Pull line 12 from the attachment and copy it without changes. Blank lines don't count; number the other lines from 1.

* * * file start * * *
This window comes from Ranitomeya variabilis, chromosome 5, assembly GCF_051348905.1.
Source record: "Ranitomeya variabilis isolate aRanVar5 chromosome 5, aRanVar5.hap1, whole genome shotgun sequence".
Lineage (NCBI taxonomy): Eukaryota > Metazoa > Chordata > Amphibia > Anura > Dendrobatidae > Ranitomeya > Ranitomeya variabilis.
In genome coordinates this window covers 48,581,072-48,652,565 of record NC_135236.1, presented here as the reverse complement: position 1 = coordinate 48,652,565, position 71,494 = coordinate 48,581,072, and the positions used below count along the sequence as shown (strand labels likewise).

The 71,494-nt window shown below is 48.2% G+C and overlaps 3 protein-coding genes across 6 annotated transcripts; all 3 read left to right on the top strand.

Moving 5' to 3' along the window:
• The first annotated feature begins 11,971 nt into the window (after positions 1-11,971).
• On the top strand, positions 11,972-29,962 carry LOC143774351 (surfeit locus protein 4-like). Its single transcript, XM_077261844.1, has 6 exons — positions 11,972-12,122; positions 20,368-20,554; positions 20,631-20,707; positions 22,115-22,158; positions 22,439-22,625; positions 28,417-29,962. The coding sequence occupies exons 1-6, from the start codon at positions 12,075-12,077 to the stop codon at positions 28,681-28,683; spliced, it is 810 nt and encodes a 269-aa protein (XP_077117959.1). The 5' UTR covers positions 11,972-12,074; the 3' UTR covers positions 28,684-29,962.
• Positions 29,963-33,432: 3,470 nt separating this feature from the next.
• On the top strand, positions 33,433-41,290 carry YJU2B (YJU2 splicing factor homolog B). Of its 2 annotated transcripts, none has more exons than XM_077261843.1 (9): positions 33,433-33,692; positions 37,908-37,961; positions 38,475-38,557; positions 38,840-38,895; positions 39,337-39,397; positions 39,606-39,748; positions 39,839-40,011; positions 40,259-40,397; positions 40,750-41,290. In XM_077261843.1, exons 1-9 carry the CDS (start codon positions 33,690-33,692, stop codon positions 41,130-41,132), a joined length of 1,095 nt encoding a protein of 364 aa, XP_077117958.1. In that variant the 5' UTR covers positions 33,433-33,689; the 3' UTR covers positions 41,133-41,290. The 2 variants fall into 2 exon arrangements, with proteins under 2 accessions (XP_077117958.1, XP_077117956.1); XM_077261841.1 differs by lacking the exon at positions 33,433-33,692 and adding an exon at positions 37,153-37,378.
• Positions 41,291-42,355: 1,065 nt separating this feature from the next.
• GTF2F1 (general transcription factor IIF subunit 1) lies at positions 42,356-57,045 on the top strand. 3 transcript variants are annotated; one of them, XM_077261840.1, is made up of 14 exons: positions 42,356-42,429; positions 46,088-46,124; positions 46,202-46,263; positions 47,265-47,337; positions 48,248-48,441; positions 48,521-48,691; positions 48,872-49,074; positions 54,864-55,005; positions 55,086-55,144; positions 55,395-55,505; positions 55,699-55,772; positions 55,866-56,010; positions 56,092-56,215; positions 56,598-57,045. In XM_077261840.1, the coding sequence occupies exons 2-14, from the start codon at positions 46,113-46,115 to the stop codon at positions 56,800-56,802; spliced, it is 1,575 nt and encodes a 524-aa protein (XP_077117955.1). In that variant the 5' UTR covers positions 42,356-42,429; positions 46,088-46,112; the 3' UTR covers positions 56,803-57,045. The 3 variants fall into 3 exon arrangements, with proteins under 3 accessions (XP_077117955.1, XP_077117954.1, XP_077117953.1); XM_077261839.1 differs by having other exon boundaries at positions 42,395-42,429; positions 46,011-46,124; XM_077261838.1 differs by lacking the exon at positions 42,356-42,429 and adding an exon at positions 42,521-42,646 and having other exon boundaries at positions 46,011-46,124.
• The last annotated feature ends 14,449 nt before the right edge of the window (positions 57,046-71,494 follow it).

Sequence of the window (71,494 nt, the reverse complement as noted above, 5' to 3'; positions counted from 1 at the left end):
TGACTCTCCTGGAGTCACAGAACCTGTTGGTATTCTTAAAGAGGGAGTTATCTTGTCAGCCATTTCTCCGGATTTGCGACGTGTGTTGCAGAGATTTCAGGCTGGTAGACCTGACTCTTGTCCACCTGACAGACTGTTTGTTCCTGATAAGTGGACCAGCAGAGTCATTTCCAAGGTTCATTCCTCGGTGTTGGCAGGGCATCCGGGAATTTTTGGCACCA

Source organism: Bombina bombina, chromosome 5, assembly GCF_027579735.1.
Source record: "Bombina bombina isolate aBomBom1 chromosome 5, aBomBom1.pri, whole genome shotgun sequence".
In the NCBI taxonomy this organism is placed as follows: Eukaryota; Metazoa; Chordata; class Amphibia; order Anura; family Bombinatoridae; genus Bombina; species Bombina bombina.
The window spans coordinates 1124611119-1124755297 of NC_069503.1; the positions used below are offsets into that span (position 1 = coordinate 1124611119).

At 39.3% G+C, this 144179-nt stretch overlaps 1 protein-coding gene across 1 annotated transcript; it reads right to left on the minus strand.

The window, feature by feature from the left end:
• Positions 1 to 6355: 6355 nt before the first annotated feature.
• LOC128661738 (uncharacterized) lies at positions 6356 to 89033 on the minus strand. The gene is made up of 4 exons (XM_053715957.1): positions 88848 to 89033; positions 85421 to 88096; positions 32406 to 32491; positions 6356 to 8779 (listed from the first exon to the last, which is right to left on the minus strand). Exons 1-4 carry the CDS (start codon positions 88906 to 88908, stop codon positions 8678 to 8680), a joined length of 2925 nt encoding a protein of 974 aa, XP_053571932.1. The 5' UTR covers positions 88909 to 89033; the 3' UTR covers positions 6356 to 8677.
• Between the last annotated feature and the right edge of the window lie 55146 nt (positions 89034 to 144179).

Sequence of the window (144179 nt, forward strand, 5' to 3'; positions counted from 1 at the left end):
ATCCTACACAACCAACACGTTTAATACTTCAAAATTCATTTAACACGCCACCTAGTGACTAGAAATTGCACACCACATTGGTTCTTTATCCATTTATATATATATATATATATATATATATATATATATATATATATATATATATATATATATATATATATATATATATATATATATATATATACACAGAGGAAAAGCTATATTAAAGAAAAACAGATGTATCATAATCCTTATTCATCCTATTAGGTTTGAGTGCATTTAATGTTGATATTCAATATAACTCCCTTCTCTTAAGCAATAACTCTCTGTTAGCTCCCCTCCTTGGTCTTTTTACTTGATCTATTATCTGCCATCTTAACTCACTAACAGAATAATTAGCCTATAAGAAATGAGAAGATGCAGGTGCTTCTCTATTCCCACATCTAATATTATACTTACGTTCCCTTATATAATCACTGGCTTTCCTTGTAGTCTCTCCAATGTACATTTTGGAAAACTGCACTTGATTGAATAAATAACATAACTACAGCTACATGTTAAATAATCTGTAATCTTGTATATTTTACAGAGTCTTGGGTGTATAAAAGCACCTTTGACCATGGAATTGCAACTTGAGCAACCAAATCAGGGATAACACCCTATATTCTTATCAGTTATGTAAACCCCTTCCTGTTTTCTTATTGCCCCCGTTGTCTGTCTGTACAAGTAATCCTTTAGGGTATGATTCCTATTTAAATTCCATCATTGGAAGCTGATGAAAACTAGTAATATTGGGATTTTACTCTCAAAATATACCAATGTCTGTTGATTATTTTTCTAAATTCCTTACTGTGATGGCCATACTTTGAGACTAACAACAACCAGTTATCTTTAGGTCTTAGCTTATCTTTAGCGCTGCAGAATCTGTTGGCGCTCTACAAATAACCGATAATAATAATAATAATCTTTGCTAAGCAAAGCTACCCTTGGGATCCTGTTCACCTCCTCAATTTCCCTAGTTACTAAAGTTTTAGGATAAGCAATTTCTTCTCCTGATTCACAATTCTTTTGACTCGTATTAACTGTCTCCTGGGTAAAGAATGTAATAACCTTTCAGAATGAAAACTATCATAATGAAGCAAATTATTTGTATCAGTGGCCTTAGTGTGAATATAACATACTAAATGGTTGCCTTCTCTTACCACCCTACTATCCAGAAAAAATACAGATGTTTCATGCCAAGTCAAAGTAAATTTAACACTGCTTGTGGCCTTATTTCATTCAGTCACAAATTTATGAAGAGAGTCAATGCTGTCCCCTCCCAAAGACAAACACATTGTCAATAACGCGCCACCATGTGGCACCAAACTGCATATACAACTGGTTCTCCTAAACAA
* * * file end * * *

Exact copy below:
• GTF2F1 (general transcription factor IIF subunit 1) lies at positions 42,356-57,045 on the top strand. 3 transcript variants are annotated; one of them, XM_077261840.1, is made up of 14 exons: positions 42,356-42,429; positions 46,088-46,124; positions 46,202-46,263; positions 47,265-47,337; positions 48,248-48,441; positions 48,521-48,691; positions 48,872-49,074; positions 54,864-55,005; positions 55,086-55,144; positions 55,395-55,505; positions 55,699-55,772; positions 55,866-56,010; positions 56,092-56,215; positions 56,598-57,045. In XM_077261840.1, the coding sequence occupies exons 2-14, from the start codon at positions 46,113-46,115 to the stop codon at positions 56,800-56,802; spliced, it is 1,575 nt and encodes a 524-aa protein (XP_077117955.1). In that variant the 5' UTR covers positions 42,356-42,429; positions 46,088-46,112; the 3' UTR covers positions 56,803-57,045. The 3 variants fall into 3 exon arrangements, with proteins under 3 accessions (XP_077117955.1, XP_077117954.1, XP_077117953.1); XM_077261839.1 differs by having other exon boundaries at positions 42,395-42,429; positions 46,011-46,124; XM_077261838.1 differs by lacking the exon at positions 42,356-42,429 and adding an exon at positions 42,521-42,646 and having other exon boundaries at positions 46,011-46,124.